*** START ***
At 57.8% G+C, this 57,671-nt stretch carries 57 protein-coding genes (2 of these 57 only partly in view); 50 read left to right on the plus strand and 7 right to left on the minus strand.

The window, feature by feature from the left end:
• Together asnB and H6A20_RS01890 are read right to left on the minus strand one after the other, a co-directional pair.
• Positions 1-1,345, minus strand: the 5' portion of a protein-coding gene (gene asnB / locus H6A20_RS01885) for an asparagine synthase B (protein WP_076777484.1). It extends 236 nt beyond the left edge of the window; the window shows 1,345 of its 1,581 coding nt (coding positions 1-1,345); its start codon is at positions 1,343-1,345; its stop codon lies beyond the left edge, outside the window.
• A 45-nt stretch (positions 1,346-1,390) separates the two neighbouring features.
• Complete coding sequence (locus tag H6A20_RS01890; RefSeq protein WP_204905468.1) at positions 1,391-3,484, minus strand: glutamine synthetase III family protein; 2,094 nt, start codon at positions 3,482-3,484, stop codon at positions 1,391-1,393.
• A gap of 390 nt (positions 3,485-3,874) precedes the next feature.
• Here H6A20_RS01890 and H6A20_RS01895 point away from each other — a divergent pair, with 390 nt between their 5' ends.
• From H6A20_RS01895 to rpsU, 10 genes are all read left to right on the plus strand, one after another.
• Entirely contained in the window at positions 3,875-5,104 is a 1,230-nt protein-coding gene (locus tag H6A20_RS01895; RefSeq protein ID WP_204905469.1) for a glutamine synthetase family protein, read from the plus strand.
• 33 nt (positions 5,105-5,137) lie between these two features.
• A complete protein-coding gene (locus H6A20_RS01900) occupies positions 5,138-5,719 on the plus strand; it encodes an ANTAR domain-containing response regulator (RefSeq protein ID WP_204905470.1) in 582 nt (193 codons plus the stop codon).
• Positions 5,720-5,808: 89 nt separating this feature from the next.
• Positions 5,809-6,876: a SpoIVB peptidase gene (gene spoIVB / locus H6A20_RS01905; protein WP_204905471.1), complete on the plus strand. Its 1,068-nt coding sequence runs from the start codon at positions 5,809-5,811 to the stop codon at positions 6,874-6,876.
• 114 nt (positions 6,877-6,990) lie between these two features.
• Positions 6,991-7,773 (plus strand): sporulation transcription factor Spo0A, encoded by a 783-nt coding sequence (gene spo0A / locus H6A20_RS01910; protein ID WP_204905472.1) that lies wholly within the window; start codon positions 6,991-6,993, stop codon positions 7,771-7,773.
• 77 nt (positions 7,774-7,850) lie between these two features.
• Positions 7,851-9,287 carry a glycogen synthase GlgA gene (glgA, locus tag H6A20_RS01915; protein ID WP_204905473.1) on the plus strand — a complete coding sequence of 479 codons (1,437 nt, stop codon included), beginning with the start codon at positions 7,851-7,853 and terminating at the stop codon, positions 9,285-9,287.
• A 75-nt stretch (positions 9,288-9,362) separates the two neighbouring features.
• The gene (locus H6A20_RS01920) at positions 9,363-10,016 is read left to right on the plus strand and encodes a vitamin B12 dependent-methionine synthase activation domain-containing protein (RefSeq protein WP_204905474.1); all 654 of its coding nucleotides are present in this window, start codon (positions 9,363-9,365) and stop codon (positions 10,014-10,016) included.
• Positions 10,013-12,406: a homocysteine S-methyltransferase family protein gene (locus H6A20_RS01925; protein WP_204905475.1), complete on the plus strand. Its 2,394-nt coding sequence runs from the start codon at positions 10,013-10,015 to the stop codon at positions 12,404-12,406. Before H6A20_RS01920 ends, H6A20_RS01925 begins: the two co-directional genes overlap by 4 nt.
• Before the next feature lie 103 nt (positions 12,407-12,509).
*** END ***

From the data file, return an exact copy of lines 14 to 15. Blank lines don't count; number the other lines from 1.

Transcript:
• Positions 5,809-6,876: a SpoIVB peptidase gene (gene spoIVB / locus H6A20_RS01905; protein WP_204905471.1), complete on the plus strand. Its 1,068-nt coding sequence runs from the start codon at positions 5,809-5,811 to the stop codon at positions 6,874-6,876.
• 114 nt (positions 6,877-6,990) lie between these two features.